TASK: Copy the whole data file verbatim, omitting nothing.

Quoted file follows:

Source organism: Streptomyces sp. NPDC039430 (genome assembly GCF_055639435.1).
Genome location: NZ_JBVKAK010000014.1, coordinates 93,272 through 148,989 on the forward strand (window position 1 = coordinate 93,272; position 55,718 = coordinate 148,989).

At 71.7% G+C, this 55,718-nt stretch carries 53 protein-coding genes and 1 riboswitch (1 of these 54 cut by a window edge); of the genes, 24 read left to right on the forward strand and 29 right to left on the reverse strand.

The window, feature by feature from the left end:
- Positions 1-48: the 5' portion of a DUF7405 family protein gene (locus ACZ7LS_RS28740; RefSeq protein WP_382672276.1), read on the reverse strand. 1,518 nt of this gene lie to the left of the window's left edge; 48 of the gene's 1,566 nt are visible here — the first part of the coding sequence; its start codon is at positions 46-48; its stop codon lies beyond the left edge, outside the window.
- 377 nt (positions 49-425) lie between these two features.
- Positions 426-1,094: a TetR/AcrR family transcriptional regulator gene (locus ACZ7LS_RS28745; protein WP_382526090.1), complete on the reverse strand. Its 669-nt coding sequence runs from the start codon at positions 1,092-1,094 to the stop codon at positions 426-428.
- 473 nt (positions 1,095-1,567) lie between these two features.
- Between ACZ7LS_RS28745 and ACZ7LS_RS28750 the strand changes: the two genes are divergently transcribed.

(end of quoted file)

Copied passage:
Source organism: Streptomyces sp. NPDC039430 (genome assembly GCF_055639435.1).
Genome location: NZ_JBVKAK010000014.1, coordinates 93,272 through 148,989 on the forward strand (window position 1 = coordinate 93,272; position 55,718 = coordinate 148,989).

At 71.7% G+C, this 55,718-nt stretch carries 53 protein-coding genes and 1 riboswitch (1 of these 54 cut by a window edge); of the genes, 24 read left to right on the forward strand and 29 right to left on the reverse strand.

The window, feature by feature from the left end:
- Positions 1-48: the 5' portion of a DUF7405 family protein gene (locus ACZ7LS_RS28740; RefSeq protein WP_382672276.1), read on the reverse strand. 1,518 nt of this gene lie to the left of the window's left edge; 48 of the gene's 1,566 nt are visible here — the first part of the coding sequence; its start codon is at positions 46-48; its stop codon lies beyond the left edge, outside the window.
- 377 nt (positions 49-425) lie between these two features.
- Positions 426-1,094: a TetR/AcrR family transcriptional regulator gene (locus ACZ7LS_RS28745; protein WP_382526090.1), complete on the reverse strand. Its 669-nt coding sequence runs from the start codon at positions 1,092-1,094 to the stop codon at positions 426-428.
- 473 nt (positions 1,095-1,567) lie between these two features.
- Between ACZ7LS_RS28745 and ACZ7LS_RS28750 the strand changes: the two genes are divergently transcribed.